Socialist Alliance Conference in Australia

CPI(ML) Politburo member and AIPWA Secretary Kavita Krishnan was the keynote speaker at the People’s Power in the “Asian Century” seminar in Sydney, Australia on June 7. The seminar was held as part of the Socialist Alliance’s 10th national conference on June 7-9.

Around 250 people from various states in Australia attended the conference, where Kavita Krishnan spoke about the experience of struggles against capitalism, misogyny and sexual violence in India. She argued strongly against the tendency in the Western media to talk about gender violence as though it was a result of the ‘backward’ culture in places like India, Pakistan or Afghanistan. Instead, she argued that the gender violence in these societies should be discussed in conjunction with the terrible crimes against women in advanced capitalist societies – such as, for instance, the recent massacre of women by a man in California. She spoke of how capitalism and neoliberal economic policies are complicit in violence against women in India as well. Drawing from the Indian experience, she argued strongly for revolutionary socialists and communists to intervene positively in movements against rape and rape culture. India witnessed such a movement post December 16th, while in Australia last year, there was a similar movement following the rape and murder of a woman, Jill Maegher, in Melbourne.

Other speakers at the Conference included S Arultchelvan “Arul” from the Socialist Party of Malaysia, Sonny Melencio from the Party of the Labouring Masses in the Philippines and Thai pro-democracy activist and commentator Giles Ji Ungpakorn, via video link, and Shamikh Badra, an activist from Palestine. These speakers explored politics in Asia today and the impact of the developing people’s power movements, including on countries like Australia. Another speaker was research scholar Kevin Lin who gave a presentation on labour struggles and workers’ strikes in China. Farooq Tariq, leader of the Awami Workers Party in Pakistan, was unable to attend due to his Australian visa being granted too late.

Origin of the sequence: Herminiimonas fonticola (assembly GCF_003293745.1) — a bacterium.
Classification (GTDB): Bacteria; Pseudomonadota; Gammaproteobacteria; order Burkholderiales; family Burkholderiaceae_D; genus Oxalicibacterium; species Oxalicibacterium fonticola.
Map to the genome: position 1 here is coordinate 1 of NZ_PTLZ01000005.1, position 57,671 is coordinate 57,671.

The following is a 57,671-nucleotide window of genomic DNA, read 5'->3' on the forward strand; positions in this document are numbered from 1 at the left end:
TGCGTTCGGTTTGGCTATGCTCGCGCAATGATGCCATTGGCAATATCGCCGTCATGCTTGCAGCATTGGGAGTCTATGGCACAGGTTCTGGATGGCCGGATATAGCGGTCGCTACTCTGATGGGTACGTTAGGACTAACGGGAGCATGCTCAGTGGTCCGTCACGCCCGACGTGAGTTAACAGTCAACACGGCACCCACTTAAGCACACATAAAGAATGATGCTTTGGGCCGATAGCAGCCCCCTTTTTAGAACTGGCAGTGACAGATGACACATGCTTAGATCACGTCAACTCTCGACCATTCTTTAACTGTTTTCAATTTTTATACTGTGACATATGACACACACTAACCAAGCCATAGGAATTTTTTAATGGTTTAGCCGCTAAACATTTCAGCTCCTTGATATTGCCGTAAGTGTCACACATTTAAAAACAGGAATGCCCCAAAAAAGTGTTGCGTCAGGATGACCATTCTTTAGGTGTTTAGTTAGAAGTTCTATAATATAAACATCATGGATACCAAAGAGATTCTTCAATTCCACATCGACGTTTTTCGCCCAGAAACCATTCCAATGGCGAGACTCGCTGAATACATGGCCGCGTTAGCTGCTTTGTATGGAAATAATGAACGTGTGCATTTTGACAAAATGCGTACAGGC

The conference was opened by a greeting by Murri leader Sam Watson, the Socialist Alliance spokesperson for Aboriginal and Torres Strait Islander affairs, who, on behalf of the Conference, acknowledged that the land “always was, always will be Aboriginal land,” stolen from the Aboriginal people.

The Conference took place at a time when massive protest marches are taking place all over Australia against the anti-people budget introduced by the right-wing Liberal Government there. There have also been powerful protests against the Australian Government’s racist policy of detaining and deporting refugees. Recent protests have been spurred by the killing of a Kurdish refugee from Iran, Reza Barati, by a racist mob at an Australian detention centre, and by two recent instances of self-immolation by desperate Tamil refugees from Sri Lanka, who were refused asylum.